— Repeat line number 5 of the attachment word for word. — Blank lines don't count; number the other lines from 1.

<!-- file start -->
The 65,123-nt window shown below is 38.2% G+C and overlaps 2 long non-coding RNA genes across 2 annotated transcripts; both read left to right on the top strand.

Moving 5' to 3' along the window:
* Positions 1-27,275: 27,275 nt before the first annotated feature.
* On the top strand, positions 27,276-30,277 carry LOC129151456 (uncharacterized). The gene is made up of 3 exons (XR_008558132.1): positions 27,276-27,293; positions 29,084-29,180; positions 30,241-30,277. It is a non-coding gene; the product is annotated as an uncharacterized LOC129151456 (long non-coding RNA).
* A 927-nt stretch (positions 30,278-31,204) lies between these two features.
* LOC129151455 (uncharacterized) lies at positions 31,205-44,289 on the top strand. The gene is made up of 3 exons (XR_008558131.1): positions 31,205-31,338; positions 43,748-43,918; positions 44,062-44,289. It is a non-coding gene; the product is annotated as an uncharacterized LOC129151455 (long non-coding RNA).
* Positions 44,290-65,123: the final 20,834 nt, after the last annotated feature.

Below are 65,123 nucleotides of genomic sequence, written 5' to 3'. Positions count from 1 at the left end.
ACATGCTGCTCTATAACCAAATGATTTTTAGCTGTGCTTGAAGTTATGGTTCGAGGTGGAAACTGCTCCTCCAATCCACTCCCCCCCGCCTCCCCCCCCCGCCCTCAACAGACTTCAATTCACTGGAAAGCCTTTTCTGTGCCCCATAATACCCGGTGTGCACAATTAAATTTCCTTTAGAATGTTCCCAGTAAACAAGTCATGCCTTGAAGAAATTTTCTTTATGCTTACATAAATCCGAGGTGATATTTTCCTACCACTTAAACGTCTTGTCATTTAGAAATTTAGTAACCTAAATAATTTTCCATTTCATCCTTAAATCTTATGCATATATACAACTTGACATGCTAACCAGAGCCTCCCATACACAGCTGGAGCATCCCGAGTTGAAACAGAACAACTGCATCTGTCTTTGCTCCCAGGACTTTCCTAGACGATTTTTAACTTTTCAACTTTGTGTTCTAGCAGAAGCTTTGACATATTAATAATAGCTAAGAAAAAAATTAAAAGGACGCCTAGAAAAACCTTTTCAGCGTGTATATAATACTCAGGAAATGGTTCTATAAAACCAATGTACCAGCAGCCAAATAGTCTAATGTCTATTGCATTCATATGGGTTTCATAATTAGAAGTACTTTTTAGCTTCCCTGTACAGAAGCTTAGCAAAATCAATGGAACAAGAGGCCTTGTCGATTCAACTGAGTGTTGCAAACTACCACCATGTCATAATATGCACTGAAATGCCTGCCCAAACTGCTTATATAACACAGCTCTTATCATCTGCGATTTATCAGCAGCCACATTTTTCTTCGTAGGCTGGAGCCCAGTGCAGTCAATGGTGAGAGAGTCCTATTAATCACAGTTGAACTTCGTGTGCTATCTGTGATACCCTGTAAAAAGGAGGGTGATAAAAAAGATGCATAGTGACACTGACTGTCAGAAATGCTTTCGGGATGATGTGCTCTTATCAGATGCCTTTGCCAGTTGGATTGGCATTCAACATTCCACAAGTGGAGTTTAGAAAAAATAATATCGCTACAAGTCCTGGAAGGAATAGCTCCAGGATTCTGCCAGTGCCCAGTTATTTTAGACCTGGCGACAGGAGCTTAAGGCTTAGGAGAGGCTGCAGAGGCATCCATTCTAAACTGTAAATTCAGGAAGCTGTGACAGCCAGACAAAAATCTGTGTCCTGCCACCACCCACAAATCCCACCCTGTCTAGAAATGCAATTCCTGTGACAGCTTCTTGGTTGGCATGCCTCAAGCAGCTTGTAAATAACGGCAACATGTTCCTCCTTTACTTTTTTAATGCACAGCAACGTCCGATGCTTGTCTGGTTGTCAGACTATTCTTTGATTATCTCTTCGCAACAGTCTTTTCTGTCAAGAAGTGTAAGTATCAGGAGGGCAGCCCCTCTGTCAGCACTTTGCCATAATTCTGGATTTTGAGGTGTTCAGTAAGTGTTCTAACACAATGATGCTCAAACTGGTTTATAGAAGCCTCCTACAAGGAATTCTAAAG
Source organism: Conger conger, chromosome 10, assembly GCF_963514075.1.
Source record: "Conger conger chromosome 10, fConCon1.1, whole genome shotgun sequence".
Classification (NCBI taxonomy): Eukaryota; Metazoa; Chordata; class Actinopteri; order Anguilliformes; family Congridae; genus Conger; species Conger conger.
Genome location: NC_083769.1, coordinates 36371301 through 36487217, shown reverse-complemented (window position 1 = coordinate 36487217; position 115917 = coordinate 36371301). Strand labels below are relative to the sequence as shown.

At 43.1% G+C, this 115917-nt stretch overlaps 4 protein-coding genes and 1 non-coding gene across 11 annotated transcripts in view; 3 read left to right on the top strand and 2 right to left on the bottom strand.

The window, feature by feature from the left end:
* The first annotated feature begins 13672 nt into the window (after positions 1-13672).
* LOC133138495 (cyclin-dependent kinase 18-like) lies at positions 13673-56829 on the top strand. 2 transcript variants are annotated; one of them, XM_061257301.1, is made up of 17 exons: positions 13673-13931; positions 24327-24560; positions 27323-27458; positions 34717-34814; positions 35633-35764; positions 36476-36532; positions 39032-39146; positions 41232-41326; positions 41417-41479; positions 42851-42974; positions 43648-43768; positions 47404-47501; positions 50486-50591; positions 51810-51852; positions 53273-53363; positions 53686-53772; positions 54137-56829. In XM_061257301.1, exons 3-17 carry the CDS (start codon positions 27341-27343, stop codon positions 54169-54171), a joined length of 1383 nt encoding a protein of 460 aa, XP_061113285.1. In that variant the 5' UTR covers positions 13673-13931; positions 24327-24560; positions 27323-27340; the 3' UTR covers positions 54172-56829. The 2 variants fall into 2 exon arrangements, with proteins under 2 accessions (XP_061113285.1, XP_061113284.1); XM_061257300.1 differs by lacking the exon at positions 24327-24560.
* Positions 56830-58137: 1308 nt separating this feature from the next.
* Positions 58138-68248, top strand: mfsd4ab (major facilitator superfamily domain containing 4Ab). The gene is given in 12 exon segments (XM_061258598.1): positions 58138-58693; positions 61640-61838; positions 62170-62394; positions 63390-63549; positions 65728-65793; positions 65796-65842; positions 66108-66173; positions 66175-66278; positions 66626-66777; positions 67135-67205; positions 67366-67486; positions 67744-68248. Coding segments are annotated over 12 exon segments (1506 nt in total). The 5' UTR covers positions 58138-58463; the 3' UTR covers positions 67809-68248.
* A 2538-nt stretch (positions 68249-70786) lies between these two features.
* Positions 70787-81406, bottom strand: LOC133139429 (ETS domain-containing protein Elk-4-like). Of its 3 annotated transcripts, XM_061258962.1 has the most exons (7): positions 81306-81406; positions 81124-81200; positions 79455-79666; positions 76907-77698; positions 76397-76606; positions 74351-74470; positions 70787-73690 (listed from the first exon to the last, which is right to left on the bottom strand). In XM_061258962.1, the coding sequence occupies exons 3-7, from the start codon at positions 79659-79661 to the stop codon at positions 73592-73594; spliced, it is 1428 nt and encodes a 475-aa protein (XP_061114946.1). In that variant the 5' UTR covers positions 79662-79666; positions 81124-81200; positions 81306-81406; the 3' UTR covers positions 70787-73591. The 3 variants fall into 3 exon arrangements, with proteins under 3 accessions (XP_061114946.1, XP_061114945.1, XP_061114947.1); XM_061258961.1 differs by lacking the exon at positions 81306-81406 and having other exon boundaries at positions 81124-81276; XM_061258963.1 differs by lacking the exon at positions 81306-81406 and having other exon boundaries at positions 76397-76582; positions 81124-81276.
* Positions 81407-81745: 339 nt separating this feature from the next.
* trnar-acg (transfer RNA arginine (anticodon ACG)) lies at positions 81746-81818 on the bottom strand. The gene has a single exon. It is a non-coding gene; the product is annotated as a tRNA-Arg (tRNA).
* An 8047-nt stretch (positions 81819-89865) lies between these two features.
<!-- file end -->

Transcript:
* A 927-nt stretch (positions 30,278-31,204) lies between these two features.